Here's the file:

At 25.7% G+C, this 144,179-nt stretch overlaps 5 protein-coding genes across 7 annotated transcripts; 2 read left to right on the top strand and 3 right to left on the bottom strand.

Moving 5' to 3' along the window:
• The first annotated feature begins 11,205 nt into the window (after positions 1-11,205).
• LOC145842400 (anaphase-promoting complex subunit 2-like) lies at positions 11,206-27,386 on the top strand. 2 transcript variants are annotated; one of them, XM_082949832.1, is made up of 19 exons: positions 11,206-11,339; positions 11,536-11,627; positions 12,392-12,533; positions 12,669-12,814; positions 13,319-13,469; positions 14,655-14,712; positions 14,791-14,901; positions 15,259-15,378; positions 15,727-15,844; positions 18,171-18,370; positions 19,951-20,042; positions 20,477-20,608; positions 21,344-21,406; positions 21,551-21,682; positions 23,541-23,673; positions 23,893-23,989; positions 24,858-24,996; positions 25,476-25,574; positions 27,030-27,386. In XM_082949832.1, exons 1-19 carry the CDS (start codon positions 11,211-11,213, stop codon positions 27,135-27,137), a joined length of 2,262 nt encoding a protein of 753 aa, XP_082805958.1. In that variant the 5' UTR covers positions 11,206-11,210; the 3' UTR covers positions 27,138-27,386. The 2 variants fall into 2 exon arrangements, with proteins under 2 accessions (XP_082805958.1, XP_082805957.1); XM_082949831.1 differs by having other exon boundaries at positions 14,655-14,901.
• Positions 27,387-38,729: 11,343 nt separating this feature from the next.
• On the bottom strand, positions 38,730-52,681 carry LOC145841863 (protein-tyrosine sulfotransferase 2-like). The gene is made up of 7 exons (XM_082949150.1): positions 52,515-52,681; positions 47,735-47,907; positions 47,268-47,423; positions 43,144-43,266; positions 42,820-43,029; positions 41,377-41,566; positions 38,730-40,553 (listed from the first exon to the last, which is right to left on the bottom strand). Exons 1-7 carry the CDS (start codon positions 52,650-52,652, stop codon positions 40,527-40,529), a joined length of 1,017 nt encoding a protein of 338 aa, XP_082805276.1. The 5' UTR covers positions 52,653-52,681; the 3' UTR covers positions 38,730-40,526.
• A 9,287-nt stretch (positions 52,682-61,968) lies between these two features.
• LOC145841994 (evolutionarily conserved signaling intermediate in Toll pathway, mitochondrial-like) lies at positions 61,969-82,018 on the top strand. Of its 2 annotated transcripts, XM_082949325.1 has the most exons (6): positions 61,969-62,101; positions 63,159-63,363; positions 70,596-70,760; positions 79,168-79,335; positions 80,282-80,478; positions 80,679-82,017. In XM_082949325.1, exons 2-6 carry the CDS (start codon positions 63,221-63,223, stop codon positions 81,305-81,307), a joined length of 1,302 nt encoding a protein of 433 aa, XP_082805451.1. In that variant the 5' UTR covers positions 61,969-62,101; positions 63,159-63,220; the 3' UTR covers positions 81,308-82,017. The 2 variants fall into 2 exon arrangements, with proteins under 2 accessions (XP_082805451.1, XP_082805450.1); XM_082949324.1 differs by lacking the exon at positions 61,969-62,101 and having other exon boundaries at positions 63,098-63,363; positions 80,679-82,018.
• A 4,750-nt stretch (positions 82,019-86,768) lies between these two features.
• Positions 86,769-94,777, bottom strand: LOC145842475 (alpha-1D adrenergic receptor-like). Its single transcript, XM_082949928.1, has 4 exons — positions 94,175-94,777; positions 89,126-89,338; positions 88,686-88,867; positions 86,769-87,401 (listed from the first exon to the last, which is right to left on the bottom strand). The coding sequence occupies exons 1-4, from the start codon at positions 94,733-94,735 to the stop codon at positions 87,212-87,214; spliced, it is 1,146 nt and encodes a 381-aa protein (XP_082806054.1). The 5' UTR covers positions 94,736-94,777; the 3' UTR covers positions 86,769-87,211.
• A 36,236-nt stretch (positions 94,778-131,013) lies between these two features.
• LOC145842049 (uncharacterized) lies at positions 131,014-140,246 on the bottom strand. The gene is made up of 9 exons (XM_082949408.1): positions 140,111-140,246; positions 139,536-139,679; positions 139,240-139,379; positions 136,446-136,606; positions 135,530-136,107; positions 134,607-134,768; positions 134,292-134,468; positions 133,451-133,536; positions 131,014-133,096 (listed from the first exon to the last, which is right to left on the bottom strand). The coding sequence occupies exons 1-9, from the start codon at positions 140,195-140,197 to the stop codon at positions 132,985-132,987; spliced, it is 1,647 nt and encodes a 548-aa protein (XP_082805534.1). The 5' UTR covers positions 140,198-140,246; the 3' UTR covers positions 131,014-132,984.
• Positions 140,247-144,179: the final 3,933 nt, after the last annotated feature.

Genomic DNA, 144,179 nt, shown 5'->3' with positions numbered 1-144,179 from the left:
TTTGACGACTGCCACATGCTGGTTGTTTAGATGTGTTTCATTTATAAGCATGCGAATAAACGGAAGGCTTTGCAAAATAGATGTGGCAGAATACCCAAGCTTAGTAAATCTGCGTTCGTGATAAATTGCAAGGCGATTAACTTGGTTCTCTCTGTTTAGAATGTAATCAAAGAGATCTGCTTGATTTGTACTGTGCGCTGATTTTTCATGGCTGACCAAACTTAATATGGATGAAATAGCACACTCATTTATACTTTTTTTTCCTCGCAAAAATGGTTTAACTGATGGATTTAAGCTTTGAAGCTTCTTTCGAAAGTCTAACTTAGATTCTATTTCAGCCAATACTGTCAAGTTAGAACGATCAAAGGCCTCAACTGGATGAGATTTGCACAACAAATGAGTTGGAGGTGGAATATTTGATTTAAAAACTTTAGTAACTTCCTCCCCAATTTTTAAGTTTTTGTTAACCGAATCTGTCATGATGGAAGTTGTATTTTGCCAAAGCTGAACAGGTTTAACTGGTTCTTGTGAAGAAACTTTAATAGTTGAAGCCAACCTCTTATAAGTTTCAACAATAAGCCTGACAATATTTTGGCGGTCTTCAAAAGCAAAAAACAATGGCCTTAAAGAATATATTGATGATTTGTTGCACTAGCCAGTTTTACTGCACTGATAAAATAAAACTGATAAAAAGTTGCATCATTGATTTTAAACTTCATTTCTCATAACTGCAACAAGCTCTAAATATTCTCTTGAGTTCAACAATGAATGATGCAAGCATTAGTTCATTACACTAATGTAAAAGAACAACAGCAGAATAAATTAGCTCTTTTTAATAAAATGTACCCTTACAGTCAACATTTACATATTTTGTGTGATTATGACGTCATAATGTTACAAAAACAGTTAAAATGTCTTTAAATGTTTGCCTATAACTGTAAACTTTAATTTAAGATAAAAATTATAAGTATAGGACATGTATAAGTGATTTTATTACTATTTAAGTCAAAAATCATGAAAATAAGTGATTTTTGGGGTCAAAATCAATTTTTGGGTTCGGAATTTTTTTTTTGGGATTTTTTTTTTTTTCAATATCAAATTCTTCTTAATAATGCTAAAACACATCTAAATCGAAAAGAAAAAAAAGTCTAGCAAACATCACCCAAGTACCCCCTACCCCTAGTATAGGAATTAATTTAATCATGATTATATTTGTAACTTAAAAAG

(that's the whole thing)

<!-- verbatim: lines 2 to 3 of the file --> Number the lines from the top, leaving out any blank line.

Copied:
Moving 5' to 3' along the window:
• The first annotated feature begins 11,205 nt into the window (after positions 1-11,205).